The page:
Wednesday, September 12, 2007


This blog is a space to talk about theories in our personal lives. To discuss how we see the world in terms that are more specific than what we see on tv and what we say in passing. I want this blog to a place to post ideas about our personal philosophies.

Erin made a good point the other day. This time in our lives is more important than people think. Poeple includes us, and the time is "after college".

I think for most of us, independence (real independence) is an idea that we only started considering in college, and has only really been a life experience for a little over two years.

This is significant. For our entire lives we've traveled in tracks of other ideologies and values. We've used other people's definitions by necessity and lack of alternatives. We still do this, but we no longer really have to. The great adolescent dream of being without boundaries and managers is finally upon us!

Of course, we don't embrace such freedom. Freedom of that kind is limiting and endangering. We still assume other people's definitions, have managers, follow paths. We've graduated from the world of enforced conformity and into the world of voluntary conformity.

However, as many of us have felt for a long time, while conformity is valuable and necessary, it too is dangerous. Thoughtless conformity leaves us vulnerable to thoughtful manipulation. The dangerous element of both freedom and conformity is thoughtlessness.

I don't think we talk about theory enough as a culture. We as youths have become independent in an environment that nutrures independence more than most in history thanks to the information highway. However, information is not thoughtfulness. Information is also generalities, summaries, assumptions, biases, prejudices. I'm not sure philosophy has ever been popular, but I think philosophy and abstract theory is important to make sense of complicated things. And people do talk about philosophy. They call it values, principles, morales, standards. Yet all too often these things are not upheld, or even understood by the people who propose them. Of all things, globalization requires principles, standards and values. Being responsible in an environment of kelidoscopic backgrounds and perspectives means that we understand our ideas beyond annecdotes and generalities. We can't simply be confident with decisions by following our social compass. We are too aware of our own fallability and the influence of our subjective past.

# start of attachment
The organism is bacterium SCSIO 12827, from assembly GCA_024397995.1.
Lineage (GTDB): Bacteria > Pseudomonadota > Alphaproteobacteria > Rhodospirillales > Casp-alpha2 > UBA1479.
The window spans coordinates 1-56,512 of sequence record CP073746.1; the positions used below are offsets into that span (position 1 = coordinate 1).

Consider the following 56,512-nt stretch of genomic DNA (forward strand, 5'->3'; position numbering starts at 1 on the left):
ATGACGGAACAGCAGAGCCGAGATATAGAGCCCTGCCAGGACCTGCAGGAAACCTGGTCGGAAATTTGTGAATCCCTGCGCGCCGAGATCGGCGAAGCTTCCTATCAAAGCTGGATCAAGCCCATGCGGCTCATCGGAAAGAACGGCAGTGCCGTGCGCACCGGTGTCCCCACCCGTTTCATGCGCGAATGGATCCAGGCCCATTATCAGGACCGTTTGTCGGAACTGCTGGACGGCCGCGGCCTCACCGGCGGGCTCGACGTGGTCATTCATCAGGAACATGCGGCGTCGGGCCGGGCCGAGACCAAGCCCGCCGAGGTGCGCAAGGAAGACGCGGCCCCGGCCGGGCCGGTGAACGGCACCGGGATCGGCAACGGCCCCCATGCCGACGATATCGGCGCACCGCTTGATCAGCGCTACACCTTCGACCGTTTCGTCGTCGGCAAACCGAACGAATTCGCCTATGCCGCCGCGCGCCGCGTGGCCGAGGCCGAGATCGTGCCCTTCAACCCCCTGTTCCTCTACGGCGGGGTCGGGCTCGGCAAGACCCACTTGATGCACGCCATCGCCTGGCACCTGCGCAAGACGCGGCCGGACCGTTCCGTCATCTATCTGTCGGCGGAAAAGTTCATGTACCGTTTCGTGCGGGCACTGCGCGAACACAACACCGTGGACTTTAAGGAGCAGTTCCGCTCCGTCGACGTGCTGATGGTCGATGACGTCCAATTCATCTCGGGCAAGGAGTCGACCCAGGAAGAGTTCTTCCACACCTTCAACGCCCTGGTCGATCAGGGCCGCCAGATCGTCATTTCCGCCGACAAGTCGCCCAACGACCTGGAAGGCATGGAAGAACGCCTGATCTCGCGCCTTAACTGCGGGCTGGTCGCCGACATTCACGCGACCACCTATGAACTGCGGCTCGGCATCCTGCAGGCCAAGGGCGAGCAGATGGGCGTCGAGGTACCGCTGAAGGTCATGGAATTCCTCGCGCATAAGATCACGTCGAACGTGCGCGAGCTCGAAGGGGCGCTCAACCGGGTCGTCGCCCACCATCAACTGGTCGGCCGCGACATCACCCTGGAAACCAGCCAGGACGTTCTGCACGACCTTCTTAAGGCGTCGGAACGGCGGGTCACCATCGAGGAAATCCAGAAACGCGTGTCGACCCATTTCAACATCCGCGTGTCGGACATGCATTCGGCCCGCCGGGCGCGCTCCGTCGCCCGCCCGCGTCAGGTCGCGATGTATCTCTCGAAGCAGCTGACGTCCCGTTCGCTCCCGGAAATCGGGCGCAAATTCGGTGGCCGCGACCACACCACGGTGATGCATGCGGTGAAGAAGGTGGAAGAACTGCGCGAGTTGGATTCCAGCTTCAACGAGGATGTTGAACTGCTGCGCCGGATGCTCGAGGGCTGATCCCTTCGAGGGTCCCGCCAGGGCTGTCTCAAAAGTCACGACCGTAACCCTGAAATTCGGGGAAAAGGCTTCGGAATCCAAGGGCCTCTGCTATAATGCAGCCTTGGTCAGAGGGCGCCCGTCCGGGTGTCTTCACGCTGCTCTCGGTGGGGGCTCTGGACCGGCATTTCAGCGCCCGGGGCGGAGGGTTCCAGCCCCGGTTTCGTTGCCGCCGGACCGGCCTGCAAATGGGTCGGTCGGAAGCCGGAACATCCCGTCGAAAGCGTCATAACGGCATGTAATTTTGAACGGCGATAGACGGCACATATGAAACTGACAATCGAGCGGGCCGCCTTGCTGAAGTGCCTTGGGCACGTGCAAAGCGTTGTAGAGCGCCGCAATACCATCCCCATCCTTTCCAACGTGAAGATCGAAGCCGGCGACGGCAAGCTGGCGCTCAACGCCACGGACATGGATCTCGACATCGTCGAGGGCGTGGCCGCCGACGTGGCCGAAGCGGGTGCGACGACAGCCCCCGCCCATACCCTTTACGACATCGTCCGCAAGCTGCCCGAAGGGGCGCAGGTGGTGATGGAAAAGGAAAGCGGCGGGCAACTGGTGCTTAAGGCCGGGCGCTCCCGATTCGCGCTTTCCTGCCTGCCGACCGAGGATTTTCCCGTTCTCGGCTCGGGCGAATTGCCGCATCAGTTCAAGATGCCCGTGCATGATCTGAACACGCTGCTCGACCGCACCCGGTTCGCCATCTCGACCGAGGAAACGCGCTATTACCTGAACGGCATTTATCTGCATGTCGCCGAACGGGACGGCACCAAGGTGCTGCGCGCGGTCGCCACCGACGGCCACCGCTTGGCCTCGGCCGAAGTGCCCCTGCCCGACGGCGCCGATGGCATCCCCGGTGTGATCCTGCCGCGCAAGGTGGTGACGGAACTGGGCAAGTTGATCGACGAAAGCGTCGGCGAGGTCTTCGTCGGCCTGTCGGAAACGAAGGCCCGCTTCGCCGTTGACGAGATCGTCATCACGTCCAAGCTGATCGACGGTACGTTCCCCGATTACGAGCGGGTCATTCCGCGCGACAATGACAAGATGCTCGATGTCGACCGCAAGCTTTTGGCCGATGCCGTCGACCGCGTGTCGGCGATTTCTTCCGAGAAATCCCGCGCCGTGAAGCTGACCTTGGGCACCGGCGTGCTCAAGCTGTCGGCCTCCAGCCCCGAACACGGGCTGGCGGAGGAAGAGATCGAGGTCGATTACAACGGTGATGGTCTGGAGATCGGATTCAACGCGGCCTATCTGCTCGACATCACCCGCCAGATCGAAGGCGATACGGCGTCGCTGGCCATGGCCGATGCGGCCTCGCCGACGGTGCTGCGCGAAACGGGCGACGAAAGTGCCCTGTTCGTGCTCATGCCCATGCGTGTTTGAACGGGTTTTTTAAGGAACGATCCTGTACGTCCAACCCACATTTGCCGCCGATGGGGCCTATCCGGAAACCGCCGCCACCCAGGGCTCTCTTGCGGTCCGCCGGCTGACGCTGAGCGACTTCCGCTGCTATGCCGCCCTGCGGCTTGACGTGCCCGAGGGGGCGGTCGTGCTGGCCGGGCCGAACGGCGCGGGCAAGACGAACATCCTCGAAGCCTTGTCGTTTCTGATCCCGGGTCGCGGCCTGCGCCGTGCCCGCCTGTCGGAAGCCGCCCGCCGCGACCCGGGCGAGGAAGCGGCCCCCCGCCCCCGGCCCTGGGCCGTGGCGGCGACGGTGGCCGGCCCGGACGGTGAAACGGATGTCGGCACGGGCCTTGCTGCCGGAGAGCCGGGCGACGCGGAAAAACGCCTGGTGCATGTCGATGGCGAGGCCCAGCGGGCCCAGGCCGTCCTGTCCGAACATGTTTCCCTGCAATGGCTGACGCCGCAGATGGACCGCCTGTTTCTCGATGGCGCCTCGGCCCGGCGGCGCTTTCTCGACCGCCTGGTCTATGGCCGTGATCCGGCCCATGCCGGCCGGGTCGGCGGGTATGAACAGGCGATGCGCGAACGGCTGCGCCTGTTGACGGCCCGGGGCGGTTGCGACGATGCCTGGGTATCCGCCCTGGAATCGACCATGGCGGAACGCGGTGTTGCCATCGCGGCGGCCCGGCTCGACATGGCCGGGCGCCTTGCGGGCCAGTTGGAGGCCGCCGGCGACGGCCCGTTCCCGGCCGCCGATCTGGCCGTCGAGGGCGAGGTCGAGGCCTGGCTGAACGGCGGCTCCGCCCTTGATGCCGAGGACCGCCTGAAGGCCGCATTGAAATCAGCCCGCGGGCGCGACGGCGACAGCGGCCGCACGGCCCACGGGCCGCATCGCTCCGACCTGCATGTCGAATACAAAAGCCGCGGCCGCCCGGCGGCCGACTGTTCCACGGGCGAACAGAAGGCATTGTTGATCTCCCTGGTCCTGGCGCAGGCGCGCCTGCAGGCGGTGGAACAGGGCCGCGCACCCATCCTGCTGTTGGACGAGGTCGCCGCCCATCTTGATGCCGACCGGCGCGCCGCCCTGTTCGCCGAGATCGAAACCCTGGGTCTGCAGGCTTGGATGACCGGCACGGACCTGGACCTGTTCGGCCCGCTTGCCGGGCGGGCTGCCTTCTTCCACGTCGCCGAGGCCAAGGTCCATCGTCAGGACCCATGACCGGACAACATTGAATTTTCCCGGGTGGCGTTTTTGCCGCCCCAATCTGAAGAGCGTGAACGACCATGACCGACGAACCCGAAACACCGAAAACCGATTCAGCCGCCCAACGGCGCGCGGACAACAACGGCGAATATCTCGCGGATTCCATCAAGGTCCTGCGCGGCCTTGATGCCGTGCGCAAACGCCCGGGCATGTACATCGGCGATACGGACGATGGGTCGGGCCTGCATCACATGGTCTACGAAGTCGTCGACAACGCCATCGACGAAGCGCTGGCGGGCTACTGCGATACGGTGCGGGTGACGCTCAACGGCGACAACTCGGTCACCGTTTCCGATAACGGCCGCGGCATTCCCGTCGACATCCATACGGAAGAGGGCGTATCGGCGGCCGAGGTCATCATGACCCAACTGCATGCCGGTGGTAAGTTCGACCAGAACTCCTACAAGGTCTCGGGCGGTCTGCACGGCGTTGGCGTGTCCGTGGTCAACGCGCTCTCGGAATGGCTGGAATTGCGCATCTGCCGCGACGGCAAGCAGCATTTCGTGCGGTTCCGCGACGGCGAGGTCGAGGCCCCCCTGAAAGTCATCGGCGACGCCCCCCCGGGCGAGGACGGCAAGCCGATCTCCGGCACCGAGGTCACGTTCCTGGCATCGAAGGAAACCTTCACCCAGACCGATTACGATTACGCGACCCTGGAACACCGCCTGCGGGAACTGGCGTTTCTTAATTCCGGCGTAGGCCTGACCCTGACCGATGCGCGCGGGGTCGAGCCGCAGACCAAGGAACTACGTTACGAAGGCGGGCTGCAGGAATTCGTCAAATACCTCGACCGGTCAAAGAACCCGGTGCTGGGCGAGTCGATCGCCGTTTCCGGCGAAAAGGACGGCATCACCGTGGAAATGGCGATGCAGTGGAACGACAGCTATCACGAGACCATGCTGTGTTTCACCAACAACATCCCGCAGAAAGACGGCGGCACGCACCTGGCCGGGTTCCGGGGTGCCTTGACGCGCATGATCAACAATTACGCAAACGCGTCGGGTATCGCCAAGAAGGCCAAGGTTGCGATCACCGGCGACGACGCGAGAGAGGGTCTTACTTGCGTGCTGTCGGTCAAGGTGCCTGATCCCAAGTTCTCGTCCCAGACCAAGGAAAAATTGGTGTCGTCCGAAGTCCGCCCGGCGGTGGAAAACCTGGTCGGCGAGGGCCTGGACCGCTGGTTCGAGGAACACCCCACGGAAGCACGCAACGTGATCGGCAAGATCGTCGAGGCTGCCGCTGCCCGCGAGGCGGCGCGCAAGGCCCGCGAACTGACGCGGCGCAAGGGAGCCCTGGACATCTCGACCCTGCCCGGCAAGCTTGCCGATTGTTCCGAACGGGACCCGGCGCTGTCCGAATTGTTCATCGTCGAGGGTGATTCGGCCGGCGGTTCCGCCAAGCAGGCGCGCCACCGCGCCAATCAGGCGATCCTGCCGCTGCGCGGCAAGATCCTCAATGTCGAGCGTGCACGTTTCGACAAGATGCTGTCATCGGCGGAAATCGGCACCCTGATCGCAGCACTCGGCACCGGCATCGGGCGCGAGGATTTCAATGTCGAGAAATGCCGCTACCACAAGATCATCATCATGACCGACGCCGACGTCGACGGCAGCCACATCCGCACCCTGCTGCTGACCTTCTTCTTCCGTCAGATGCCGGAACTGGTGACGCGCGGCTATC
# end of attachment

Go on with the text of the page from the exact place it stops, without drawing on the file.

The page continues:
I think it's high time we talked about our personal philosophies. We're becoming whole people and represent a real and valuable world perspective. Let's talk about that perspective. Lets define the terms that we use that are ambiguous. Let discuss why we do the things we do. Let's talk about how we see the world.


Erin said...

Is this our manifesto?

Evan Bacon said...

So basically, this is our place to comment, embrace and vent about the world?

SnrIncognito said...

it's my explanation. we'll see how it works out. im hoping its not bitching, im hoping its a salon.

Anonymous said...

For hair.

Marinator said...

Ok as far as being a screenager, I've done my fair share of being unemployed and not doing anything all day except playing WOW and surfing the net. For the first month its fine, but then you notice that the lack of social interaction, face to face as opposed to screen to screen kindof sucks. In other words, I got lonely. Nothing will ever take the place of social interaction with friends and family. Not until we have brain plugs that perfectly copy real life. But that won't happen in our lifetimes.

Marinator said...

Whoops I left a comment for the wrong blog post. As far as real independance, I didn't know what to do after graduation, and guam. People kept on asking me what I would do so I just said 'grad school' as a cop-out answer without really thinking why I was going.
Then I started applying, then I got here. Now I'm here and saying whoa this is crazy hard. At least I don't have to make any more big decisions for another 5 years. :D

crazygrampastuey said...

I forgot why we call this blog "infinite potatoes;"